The suit comes as Neon, founded in 2017 by former Magnolia Pictures executive Tom Quinn and Tim League, which launched the Alamo Drafthouse Cinema chain, is reportedly exploring a sale. In addition to “Parasite,” which won six Oscars including Best Picture of 2020, Neon has earned a reputation for propelling films into top contenders for awards, such as “Portrait of a Lady on Fire” and “Spencer.”

The life and art of Aretha Franklin remains a cultural touchstone.

Last year, two biopics of Franklin dueling were released. The first, “Genius: Aretha”, a series aired on the National Geographic Channel with Cynthia Erivo was criticized by the family. It was followed by the film “Respect” starring Jennifer Hudson, whom Franklin had approved for the role before her death. The film features the recording of his influential live album “Amazing Grace” at the New Temple Missionary Baptist Church.

“Amazing Grace” had a long and rocky road to the screen, mired in lawsuits and blocked by none other than Franklin herself.

Pollack, who earned an Oscar nomination for “They Shoot Horses, Don’t They?” was chosen by Warner Bros. to make the movie. But he neglected to use a clapperboard to sync visual footage with audio, making it nearly impossible to match sound with screen images. For decades, raw footage has been gathering dust in a vault.

Elliott first heard of the lost film while working as an artist and repertoire manager at Atlantic Records in 1990. In 2007, he acquired the rights to the raw footage with “Pollack’s blessing and encouragement” , according to court documents. Pollack died in 2008.

Hailing from a show-business family, Elliott is the son of prominent television and film composer Jack Elliott, who wrote the theme songs for numerous shows, including “Barney Miller” and “Charlie’s Angels.” For years, he was also the Music Director of the Grammy’s.

The family befriended Benny Medina, now a well-known talent manager, who lived in St. Elmo Village, a community drop-in center in Los Angeles, and invited him to live with them in Beverly. Hills. Medina’s life with the Elliotts helped inspire the 1990s Will Smith sitcom, “The Fresh Prince of Bel-Air.”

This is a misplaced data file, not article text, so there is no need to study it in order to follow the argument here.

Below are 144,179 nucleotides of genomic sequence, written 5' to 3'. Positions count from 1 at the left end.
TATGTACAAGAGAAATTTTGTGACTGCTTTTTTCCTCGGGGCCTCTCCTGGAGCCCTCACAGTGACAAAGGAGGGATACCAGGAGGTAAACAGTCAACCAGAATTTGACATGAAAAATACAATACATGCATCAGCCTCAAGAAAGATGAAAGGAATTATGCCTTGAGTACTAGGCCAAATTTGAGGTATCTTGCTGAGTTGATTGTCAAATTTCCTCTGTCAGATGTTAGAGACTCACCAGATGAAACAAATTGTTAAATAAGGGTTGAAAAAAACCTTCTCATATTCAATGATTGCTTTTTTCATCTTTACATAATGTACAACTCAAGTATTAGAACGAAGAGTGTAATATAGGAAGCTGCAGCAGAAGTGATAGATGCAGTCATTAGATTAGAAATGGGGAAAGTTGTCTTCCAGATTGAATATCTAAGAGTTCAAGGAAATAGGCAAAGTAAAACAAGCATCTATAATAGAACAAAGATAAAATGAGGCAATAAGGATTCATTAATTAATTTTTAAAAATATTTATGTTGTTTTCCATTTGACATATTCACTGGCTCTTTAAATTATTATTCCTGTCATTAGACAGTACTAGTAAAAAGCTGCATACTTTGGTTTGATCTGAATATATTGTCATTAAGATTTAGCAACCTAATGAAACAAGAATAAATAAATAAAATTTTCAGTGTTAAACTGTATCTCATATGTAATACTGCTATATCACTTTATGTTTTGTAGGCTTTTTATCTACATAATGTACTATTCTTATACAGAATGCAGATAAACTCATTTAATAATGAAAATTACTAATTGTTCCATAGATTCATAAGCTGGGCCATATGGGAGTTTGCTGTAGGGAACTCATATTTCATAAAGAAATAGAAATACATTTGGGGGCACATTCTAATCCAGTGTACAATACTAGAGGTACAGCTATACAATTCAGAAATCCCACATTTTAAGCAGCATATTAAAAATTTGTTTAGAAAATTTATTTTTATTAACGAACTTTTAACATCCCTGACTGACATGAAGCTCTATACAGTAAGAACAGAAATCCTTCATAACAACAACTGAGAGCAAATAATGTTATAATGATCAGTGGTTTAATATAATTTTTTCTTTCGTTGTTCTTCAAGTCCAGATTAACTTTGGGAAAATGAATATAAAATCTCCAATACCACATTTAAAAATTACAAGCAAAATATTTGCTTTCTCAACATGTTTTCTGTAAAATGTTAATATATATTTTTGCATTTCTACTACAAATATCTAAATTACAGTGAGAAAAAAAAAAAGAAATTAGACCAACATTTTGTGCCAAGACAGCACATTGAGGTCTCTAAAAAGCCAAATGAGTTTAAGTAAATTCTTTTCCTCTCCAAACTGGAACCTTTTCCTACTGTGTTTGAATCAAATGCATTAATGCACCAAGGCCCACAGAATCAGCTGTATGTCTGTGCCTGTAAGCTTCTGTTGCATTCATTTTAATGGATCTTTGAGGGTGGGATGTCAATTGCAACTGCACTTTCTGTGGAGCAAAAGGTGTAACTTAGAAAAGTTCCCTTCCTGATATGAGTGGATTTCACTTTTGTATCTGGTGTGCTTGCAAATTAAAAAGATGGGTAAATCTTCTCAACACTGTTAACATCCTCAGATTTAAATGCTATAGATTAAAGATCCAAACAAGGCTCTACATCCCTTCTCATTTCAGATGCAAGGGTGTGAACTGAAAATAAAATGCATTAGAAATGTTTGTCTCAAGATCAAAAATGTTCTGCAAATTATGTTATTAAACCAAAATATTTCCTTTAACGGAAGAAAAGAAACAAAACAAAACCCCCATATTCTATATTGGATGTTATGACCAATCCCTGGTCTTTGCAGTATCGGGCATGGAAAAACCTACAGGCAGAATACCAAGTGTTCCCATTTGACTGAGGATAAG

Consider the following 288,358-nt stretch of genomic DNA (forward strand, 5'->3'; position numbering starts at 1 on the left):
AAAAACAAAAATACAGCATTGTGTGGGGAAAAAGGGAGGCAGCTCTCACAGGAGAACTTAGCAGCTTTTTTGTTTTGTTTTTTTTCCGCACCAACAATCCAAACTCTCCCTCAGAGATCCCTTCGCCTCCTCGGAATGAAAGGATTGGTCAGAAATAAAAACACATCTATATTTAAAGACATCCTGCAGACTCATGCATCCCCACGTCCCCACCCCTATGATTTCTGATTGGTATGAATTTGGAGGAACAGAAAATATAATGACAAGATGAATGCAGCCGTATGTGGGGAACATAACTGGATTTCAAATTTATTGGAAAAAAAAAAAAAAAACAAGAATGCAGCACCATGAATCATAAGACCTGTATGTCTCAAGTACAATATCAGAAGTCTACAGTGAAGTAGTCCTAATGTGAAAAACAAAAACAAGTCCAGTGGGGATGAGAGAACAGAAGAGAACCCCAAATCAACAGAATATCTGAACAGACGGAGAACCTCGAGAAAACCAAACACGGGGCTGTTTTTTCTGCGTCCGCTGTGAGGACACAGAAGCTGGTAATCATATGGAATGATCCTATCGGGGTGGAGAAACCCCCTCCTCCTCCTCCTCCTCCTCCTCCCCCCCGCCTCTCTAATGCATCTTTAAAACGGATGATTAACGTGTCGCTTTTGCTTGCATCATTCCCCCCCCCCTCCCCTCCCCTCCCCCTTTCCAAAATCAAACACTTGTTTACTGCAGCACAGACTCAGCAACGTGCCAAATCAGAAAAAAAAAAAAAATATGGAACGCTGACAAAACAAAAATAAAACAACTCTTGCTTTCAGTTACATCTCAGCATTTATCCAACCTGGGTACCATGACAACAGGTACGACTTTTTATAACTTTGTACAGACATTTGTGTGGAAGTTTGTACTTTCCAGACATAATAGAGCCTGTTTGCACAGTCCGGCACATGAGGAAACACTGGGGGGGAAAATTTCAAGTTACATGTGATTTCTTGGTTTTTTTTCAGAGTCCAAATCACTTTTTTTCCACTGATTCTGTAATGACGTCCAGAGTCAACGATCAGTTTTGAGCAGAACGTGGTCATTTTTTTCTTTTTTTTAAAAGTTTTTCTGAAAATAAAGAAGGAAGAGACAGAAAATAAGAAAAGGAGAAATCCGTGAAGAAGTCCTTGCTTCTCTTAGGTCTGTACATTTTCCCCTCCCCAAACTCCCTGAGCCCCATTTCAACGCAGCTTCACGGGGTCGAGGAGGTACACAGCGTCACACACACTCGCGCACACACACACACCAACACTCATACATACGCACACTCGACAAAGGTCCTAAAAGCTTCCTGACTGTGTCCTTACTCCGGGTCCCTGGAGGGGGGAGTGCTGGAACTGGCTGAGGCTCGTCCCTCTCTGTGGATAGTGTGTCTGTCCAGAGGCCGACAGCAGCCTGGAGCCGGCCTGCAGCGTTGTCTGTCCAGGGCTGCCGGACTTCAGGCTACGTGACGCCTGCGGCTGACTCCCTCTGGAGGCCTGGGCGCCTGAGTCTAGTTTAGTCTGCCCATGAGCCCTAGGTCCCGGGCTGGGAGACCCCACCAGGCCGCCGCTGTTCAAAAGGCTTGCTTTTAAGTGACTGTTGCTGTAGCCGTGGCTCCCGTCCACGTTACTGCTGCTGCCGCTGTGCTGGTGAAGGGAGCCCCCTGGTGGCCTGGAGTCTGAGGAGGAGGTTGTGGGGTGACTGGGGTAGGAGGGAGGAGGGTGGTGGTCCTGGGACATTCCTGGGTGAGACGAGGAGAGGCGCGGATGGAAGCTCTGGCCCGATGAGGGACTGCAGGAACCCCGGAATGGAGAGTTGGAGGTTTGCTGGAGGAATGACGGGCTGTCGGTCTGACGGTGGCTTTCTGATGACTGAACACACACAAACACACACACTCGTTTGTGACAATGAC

Once Elliott solved the technical challenges of digitizing and synchronizing the images, he faced many obstacles that derailed his release.

In 2011, Franklin sued Elliott, refusing to allow “Amazing Grace” to air, claiming the documentary used her likeness without her permission. The matter has been settled.

According to court documents, Elliott had obtained a waiver from Warner Bros., with help from Pollack, giving him the rights to the film and moved forward.

In 2013, Elliot said that Warner Bros. had found the 1972 contract on the performance which gave them permission to assign the rights to the footage to Elliott.

However, in 2015, as the film was about to premiere at the Telluride Film Festival, Franklin received an emergency injunction, claiming the documentary violated his name and likeness rights and invaded his life. private.

The film was pulled and its scheduled Toronto Film Festival debut was also cancelled.

“It’s not that I’m not happy with the movie, because I love the movie itself,” Franklin told the Detroit Free Press. “It’s just that – well, legally, I really shouldn’t talk about it, because there are issues.”

In the same post, Elliott said, “I love it [Franklin]. I respect her. For eight years we have been trying to engage her to be a part of it, and we continue to hope that she will be a part of it.

Elliott stayed in contact with Sabrina Owens, Franklin’s niece. Three years later, when Franklin died at age 76 of advanced pancreatic cancer, he was invited to his funeral in Detroit. Soon after, he screened the finished documentary for Owens, who was then the executor of his aunt’s estate and about 50 family members at the Charles H. Wright African American Museum.

“I remember clearly, it was amazing, no pun intended,” Owens told The Times last year. “We absolutely loved it.”

Owens, who no longer represents the estate, said his aunt never explained her issues with the film. “She really didn’t go into elaborate detail…She just said they weren’t able to come to an agreement.”

After the screening, Owens said, “I have approved it for release on behalf of the estate.

“We were hoping it would be Oscar-worthy, but it didn’t turn out that way…it definitely should have been screened more widely.”